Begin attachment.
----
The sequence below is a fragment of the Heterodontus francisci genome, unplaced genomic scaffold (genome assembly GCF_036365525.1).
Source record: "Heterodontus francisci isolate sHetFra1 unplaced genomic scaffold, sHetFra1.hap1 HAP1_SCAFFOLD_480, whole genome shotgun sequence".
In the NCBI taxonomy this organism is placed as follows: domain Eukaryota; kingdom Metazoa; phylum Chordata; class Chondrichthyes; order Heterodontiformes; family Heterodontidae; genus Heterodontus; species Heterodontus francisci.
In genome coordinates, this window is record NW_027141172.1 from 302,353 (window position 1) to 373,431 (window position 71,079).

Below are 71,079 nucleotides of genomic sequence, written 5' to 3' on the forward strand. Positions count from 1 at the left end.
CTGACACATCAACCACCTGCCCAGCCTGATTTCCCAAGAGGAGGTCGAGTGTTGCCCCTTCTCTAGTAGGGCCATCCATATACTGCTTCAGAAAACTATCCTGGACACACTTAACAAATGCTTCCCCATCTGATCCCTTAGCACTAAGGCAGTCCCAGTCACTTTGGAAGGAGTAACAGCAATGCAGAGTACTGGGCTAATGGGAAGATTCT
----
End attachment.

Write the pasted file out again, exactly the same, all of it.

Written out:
The sequence below is a fragment of the Heterodontus francisci genome, unplaced genomic scaffold (genome assembly GCF_036365525.1).
Source record: "Heterodontus francisci isolate sHetFra1 unplaced genomic scaffold, sHetFra1.hap1 HAP1_SCAFFOLD_480, whole genome shotgun sequence".
In the NCBI taxonomy this organism is placed as follows: domain Eukaryota; kingdom Metazoa; phylum Chordata; class Chondrichthyes; order Heterodontiformes; family Heterodontidae; genus Heterodontus; species Heterodontus francisci.
In genome coordinates, this window is record NW_027141172.1 from 302,353 (window position 1) to 373,431 (window position 71,079).

Below are 71,079 nucleotides of genomic sequence, written 5' to 3' on the forward strand. Positions count from 1 at the left end.
CTGACACATCAACCACCTGCCCAGCCTGATTTCCCAAGAGGAGGTCGAGTGTTGCCCCTTCTCTAGTAGGGCCATCCATATACTGCTTCAGAAAACTATCCTGGACACACTTAACAAATGCTTCCCCATCTGATCCCTTAGCACTAAGGCAGTCCCAGTCACTTTGGAAGGAGTAACAGCAATGCAGAGTACTGGGCTAATGGGAAGATTCT